|Perhaps I have just been in this game a long time, but I worry about the message that might result from your using research examples such as our own work, but mainly the Oxygen project at MIT, to illustrate your point. I fear that the perceived message might be that investing in this area is something that is just at the stage of academic research. I can already hear readers from industry saying, "OK, great! Let MIT do the research, and then let me know when it is ready for prime time. Then we will see how it might apply to us."
While down the road it is hoped that we will all be able to benefit from the insights gained from the excellent academic work of the Oxygen project, I feel very strongly that this is an area that is relevant to business today (yesterday, in fact). This belief is one of the core values of Alias|Wavefront, as shown by its eight-year investment in research in this area—significantly, research that is reflected in the product agenda. It is one of the areas of investment to which we attribute our position in the industry.
In order to put some "meat on the bones," and help illustrate how the concepts discussed in your Editor's Note can translate to new product concepts that are relevant to today's computer graphics industry, may I offer the following URL: http://www.aliaswavefront. com/research.
If your readers follow the "videos" link, they will find a number of clips that illustrate different forms of this approach that exploit the potential of 3D graphics for customers that have derived directly from our attention to the concerns outlined in your Editor's Note.
There is research to be done, and we certainly need more endeavors like the Oxygen project. But these are issues that are relevant to industry today, and I believe, attention to them will provide the key to revitalizing our industry.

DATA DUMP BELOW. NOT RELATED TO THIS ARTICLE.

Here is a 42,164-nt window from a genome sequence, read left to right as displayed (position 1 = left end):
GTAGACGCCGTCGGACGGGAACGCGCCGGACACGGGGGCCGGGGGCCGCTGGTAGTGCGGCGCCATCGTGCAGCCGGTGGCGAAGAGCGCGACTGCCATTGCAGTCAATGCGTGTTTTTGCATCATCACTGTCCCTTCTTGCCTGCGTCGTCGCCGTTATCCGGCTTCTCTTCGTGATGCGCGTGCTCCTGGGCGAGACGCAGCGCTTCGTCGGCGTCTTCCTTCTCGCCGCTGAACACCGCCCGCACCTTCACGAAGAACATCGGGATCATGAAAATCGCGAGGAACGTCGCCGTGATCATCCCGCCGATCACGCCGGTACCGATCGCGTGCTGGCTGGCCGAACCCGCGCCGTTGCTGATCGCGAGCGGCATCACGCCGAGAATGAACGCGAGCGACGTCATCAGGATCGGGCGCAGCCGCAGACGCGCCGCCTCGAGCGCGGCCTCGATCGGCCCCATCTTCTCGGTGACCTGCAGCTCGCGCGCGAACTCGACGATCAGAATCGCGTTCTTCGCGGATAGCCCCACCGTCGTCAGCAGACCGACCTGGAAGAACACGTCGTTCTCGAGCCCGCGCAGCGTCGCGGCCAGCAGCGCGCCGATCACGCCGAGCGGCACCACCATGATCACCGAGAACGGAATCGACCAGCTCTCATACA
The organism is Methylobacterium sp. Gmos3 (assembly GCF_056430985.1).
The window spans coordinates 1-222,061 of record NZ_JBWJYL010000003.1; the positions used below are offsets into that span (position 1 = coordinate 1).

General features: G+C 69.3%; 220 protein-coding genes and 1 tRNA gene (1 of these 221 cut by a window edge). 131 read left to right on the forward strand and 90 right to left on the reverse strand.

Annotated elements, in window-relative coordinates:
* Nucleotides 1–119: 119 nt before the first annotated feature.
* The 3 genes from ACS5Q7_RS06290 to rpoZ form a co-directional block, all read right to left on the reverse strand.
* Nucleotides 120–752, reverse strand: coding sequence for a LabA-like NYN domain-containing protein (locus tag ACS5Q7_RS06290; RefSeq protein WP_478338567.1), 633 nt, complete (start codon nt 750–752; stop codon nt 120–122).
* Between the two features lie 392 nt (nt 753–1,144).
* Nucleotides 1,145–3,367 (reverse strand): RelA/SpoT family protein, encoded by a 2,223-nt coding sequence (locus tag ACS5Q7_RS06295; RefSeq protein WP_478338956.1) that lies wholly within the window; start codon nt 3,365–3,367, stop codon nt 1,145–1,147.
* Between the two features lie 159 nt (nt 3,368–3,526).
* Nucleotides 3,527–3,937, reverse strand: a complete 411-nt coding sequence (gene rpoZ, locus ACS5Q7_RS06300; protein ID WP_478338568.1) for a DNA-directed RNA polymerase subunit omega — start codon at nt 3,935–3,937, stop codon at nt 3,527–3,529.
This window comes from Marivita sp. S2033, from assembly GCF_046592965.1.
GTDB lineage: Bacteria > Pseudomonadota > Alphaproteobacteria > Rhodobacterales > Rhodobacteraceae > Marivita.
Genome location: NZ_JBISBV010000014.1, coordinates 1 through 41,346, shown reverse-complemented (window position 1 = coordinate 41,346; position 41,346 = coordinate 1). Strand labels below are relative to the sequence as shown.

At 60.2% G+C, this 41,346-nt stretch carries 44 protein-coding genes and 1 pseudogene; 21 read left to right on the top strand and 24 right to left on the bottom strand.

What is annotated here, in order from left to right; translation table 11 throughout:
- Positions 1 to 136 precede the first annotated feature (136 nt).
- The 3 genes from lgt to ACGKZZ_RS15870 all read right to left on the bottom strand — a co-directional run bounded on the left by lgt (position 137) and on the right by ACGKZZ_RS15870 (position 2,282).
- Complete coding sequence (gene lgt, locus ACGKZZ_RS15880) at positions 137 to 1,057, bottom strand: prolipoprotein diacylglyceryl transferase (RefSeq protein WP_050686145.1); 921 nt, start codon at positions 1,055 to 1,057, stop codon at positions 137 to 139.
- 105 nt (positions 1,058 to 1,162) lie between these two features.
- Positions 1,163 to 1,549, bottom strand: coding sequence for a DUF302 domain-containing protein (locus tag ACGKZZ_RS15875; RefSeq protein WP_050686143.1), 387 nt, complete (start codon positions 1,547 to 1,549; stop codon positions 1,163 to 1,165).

At the same time, I hope that providing some concrete, industry-relevant examples from the private sector will keep people from thinking, "Here goes another academic/researcher trying to tell us how to do things." In essence, I hope that our research Web site gives concrete proof that we put our money where our (my) mouth is.
Chief Scientist, Alias|Wavefront
We would like to welcome back Stephen Porter to the pages of this magazine. Steve served as our editor-in-chief from 1991 to 1997, and as managing editor for six years prior to that. During the past five years, he was chief editor for both Video Systems and Netmedia magazines. Steve's Viewpoint column will debut this month on pg. 22 and will look at the convergence of digital video and computer graphics—one of the most exciting trends in our industry. We can think of no one better qualified to provide us with a clear picture of this rapidly changing landscape.
I wanted to let you know that I enjoyed reading the article "Virtual Course, Real Sweat" on pg. 48 of the July 2001 issue of Computer Graphics World. I noticed that there was never any mention of the persons who actually created the courses and graphics for the "NetAthlon" software. My company, Dry Heat Studios, created all of the courses for the "NetAthlon" virtual trainer. Since the time of your article, there have been many changes and improvements in the graphics, with many new courses.
I was diagnosed at the age of three with sickle cell anemia and have been restricted from all types of physical activities since then. I took out my frustration in art at an early age and now am able to be somewhat involved in the athletic world in another form... 3D art.
Philip Rauso, Jr.
Dry Heat Studios
Gold Canyon, AZ
The "Bodies in Motion" caption under the collision simulation images on pg. 16 of the December 2001 issue refers to London researchers, but should refer to Miami researchers.
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